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The Woman in the Alcove Anna Katharine Green

V Superstition

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This made the first mystery.

The second was the as yet unexplainable presence, on the alcove floor, of two broken coffee-cups, which no waiter nor any other person, in fact, admitted having carried there. The tray, which had fallen from Peter Mooney's hand,--the waiter who had been the first to give the alarm of murder,-- had held no cups, only ices. This was a fact, proved. But the handles of two cups had been found among the debris,-- cups which must have been full, from the size of the coffee stain left on the rug where they had fallen.

In reading this I remembered that Mr. Durand had mentioned stepping on some broken pieces of china in his escape from the fatal scene, and, struck with this confirmation of a theory which was slowly taking form in my own mind, I passed on to the next paragraph, with a sense of expectation.

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The result was a surprise. Others may have been told, I was not, that Mrs. Fairbrother had received a communication from outside only a few minutes previous to her death. A Mr. Fullerton, who had preceded Mr. Durand in his visit to the alcove, owned to having opened the window for her at some call or signal from outside, and taken in a small piece of paper which he saw lifted up from below on the end of a whip handle. He could not see who held the whip, but at Mrs. Fairbrother'S entreaty he unpinned the note and gave it to her. While she was puzzling over it, for it was apparently far from legible, he took another look out in time to mark a figure rush from below toward the carriage drive. He did not recognize the figure nor would he know it again. As to the nature of the communication itself he could say nothing, save that Mrs. Fairbrother did not seem to be affected favorably by it. She frowned and was looking very gloomy when he left the alcove. Asked if he had pulled the curtains together after closing the window, he said that he had not; that she had not requested him to do so.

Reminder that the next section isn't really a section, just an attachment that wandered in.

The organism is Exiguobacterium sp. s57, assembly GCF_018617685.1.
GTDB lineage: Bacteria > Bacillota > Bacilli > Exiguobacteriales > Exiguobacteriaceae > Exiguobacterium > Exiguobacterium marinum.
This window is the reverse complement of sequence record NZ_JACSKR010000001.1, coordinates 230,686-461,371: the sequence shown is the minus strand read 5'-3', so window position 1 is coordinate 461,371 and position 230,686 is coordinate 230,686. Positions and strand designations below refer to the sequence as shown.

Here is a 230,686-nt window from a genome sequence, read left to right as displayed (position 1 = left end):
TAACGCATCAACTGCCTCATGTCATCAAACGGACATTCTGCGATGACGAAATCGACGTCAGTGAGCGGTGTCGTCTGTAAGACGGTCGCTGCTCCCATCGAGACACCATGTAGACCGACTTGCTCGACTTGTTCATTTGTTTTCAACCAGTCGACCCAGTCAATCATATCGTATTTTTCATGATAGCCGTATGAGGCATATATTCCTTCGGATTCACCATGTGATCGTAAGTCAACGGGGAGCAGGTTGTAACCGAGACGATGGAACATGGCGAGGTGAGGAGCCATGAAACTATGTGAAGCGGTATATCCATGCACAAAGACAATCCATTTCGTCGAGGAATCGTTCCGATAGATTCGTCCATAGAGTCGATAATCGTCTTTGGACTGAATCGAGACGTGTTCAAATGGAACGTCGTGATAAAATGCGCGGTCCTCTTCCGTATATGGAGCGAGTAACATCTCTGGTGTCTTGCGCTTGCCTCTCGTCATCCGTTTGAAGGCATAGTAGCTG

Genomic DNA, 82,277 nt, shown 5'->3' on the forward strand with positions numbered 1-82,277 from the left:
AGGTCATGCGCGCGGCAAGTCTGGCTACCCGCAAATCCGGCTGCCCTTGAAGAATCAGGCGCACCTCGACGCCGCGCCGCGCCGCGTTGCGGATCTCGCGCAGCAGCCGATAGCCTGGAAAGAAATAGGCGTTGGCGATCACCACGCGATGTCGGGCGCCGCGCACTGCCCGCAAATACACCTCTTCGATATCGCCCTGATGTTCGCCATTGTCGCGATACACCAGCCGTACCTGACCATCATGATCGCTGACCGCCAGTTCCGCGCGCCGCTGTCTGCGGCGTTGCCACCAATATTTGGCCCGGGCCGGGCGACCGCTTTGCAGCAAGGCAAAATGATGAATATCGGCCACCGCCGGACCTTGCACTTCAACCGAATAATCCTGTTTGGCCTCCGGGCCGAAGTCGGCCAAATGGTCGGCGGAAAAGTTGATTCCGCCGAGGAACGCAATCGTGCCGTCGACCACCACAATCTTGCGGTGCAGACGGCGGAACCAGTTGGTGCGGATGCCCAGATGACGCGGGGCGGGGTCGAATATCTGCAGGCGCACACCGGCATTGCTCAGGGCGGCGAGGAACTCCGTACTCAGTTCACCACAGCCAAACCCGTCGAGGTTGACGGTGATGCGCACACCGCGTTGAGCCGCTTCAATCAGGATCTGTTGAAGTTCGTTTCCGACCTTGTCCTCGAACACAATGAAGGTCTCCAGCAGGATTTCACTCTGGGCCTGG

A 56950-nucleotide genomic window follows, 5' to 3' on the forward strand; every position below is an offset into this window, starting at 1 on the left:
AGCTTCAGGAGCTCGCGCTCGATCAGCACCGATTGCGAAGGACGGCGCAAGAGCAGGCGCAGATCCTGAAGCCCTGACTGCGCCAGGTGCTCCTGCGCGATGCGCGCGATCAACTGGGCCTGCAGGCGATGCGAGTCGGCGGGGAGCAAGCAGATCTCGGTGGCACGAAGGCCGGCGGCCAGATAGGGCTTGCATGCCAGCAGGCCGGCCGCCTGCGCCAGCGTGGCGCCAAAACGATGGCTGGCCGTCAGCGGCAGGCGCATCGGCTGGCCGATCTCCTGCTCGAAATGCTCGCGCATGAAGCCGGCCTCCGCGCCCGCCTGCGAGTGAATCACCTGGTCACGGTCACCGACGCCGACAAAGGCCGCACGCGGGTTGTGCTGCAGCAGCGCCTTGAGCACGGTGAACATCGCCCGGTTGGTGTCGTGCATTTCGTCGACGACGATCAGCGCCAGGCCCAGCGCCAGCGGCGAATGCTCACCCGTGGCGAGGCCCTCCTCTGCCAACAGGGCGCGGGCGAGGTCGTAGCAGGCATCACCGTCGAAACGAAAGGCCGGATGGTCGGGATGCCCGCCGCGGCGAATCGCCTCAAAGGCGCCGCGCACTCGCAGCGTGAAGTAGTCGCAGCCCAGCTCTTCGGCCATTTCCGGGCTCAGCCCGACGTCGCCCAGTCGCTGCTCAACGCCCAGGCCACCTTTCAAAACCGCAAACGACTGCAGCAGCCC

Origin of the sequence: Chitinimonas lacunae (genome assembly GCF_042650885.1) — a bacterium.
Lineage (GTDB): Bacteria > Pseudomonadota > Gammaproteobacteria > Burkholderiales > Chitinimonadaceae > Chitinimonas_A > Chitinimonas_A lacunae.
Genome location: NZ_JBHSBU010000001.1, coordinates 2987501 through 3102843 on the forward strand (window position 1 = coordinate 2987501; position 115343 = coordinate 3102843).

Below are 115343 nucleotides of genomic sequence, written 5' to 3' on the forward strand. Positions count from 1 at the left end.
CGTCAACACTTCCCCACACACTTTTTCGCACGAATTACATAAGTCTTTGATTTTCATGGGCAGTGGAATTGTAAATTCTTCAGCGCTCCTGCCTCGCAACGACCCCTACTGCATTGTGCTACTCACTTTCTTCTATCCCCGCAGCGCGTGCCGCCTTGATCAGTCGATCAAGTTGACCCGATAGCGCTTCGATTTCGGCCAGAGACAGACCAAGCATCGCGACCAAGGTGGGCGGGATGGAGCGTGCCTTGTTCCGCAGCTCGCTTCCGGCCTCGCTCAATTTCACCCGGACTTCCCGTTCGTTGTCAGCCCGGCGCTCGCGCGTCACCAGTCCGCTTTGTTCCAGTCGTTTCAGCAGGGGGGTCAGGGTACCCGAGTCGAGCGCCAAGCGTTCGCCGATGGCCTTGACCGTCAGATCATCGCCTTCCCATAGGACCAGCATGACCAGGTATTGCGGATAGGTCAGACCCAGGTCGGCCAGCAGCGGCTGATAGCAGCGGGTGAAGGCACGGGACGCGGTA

This story, which was certainly a strange one, had been confirmed by the testimony of the coachman who had lent his whip for the purpose. This coachman, who was known to be a man of extreme good nature, had seen no harm in lending his whip to a poor devil who wished to give a telegram or some such hasty message to the lady sitting just above them in a lighted window. The wind was fierce and the snow blinding, and it was natural that the man should duck his head, but he remembered his appearance well enough to say that he was either very cold or very much done up and that he wore a greatcoat with the collar pulled up about his ears. When he came back with the whip he seemed more cheerful than when he asked for it, but had no "thank you" for the favor done him, or if he had, it was lost in his throat and the piercing gale.

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The Woman in the Alcove
Anna Katharine Green

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